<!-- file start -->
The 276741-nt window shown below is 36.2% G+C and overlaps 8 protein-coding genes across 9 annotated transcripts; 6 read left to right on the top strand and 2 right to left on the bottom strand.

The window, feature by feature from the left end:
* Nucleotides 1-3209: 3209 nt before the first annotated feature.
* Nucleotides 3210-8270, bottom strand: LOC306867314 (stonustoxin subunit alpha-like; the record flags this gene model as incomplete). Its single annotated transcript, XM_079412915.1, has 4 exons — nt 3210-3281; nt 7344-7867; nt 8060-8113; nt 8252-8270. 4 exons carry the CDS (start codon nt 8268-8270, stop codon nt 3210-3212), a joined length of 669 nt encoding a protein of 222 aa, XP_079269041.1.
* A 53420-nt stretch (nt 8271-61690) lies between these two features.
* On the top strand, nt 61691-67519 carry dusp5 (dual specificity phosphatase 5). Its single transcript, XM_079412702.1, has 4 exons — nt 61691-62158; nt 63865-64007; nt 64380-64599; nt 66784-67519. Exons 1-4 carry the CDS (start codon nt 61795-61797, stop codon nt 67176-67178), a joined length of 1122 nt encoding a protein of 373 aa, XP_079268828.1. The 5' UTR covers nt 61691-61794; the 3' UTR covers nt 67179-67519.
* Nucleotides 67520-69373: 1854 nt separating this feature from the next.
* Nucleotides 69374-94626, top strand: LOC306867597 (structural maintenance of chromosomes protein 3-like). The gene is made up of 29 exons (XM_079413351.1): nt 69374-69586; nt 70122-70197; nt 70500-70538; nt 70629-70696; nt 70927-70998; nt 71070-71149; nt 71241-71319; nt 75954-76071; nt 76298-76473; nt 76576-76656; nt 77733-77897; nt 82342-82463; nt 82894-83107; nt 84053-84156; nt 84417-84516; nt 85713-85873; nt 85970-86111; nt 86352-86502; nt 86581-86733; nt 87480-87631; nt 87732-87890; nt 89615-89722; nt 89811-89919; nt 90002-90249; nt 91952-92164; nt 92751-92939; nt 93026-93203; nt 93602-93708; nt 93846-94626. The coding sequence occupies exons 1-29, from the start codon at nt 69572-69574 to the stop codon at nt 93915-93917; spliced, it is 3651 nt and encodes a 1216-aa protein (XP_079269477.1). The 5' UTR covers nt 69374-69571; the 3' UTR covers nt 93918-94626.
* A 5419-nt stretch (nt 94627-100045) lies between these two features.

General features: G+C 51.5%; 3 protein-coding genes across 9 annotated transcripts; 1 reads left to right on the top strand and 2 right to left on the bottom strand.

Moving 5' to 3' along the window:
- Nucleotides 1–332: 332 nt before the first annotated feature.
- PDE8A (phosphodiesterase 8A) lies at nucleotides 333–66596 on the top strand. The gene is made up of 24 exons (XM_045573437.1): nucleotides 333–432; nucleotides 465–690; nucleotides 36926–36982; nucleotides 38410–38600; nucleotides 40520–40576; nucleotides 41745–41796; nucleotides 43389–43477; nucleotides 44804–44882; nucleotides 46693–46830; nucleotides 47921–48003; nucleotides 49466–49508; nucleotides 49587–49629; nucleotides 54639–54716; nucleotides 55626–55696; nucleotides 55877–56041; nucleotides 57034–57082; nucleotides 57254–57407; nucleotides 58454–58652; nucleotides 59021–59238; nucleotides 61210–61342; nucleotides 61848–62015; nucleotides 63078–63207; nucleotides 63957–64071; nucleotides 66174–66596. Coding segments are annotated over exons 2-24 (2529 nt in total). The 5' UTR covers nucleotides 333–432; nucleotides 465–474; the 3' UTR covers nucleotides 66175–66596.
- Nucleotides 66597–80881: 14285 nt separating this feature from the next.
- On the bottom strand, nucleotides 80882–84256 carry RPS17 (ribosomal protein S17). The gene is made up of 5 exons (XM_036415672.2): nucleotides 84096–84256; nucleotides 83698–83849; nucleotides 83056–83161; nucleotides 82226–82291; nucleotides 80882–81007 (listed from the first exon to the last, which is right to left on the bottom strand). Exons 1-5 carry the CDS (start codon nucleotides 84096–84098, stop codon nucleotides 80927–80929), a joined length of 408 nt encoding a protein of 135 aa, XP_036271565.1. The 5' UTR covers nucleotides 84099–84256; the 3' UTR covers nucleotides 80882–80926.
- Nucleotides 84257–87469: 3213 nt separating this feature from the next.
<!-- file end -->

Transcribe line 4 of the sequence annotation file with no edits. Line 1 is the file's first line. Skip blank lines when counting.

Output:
* Nucleotides 3210-8270, bottom strand: LOC306867314 (stonustoxin subunit alpha-like; the record flags this gene model as incomplete). Its single annotated transcript, XM_079412915.1, has 4 exons — nt 3210-3281; nt 7344-7867; nt 8060-8113; nt 8252-8270. 4 exons carry the CDS (start codon nt 8268-8270, stop codon nt 3210-3212), a joined length of 669 nt encoding a protein of 222 aa, XP_079269041.1.